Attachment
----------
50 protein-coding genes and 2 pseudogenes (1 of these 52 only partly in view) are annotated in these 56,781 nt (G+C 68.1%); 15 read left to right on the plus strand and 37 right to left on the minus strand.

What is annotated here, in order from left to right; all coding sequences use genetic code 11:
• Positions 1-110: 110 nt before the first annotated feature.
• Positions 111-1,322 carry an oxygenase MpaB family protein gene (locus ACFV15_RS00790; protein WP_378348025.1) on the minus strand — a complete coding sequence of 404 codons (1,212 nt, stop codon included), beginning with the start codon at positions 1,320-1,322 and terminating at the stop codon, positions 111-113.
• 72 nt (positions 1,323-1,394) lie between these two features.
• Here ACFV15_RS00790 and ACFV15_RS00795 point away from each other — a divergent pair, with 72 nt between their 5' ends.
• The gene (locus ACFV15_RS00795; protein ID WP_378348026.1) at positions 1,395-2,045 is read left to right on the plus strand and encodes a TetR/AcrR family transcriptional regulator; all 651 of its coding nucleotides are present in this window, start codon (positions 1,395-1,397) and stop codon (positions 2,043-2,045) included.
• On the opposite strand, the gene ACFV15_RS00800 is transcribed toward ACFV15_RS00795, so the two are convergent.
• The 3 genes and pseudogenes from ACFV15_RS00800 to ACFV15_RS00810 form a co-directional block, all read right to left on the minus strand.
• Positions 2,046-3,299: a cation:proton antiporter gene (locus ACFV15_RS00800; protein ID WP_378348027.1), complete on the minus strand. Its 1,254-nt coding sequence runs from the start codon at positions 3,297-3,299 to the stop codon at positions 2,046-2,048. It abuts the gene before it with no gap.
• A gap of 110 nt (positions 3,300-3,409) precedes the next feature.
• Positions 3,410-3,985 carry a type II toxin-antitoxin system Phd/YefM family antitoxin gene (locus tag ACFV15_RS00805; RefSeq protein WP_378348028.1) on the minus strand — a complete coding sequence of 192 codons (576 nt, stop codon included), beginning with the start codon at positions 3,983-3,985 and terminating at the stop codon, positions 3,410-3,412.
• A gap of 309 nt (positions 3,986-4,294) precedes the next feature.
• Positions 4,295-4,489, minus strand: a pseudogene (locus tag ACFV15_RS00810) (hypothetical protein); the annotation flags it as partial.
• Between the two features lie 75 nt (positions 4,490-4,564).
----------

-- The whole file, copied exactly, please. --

50 protein-coding genes and 2 pseudogenes (1 of these 52 only partly in view) are annotated in these 56,781 nt (G+C 68.1%); 15 read left to right on the plus strand and 37 right to left on the minus strand.

What is annotated here, in order from left to right; all coding sequences use genetic code 11:
• Positions 1-110: 110 nt before the first annotated feature.
• Positions 111-1,322 carry an oxygenase MpaB family protein gene (locus ACFV15_RS00790; protein WP_378348025.1) on the minus strand — a complete coding sequence of 404 codons (1,212 nt, stop codon included), beginning with the start codon at positions 1,320-1,322 and terminating at the stop codon, positions 111-113.
• 72 nt (positions 1,323-1,394) lie between these two features.
• Here ACFV15_RS00790 and ACFV15_RS00795 point away from each other — a divergent pair, with 72 nt between their 5' ends.
• The gene (locus ACFV15_RS00795; protein ID WP_378348026.1) at positions 1,395-2,045 is read left to right on the plus strand and encodes a TetR/AcrR family transcriptional regulator; all 651 of its coding nucleotides are present in this window, start codon (positions 1,395-1,397) and stop codon (positions 2,043-2,045) included.
• On the opposite strand, the gene ACFV15_RS00800 is transcribed toward ACFV15_RS00795, so the two are convergent.
• The 3 genes and pseudogenes from ACFV15_RS00800 to ACFV15_RS00810 form a co-directional block, all read right to left on the minus strand.
• Positions 2,046-3,299: a cation:proton antiporter gene (locus ACFV15_RS00800; protein ID WP_378348027.1), complete on the minus strand. Its 1,254-nt coding sequence runs from the start codon at positions 3,297-3,299 to the stop codon at positions 2,046-2,048. It abuts the gene before it with no gap.
• A gap of 110 nt (positions 3,300-3,409) precedes the next feature.
• Positions 3,410-3,985 carry a type II toxin-antitoxin system Phd/YefM family antitoxin gene (locus tag ACFV15_RS00805; RefSeq protein WP_378348028.1) on the minus strand — a complete coding sequence of 192 codons (576 nt, stop codon included), beginning with the start codon at positions 3,983-3,985 and terminating at the stop codon, positions 3,410-3,412.
• A gap of 309 nt (positions 3,986-4,294) precedes the next feature.
• Positions 4,295-4,489, minus strand: a pseudogene (locus tag ACFV15_RS00810) (hypothetical protein); the annotation flags it as partial.
• Between the two features lie 75 nt (positions 4,490-4,564).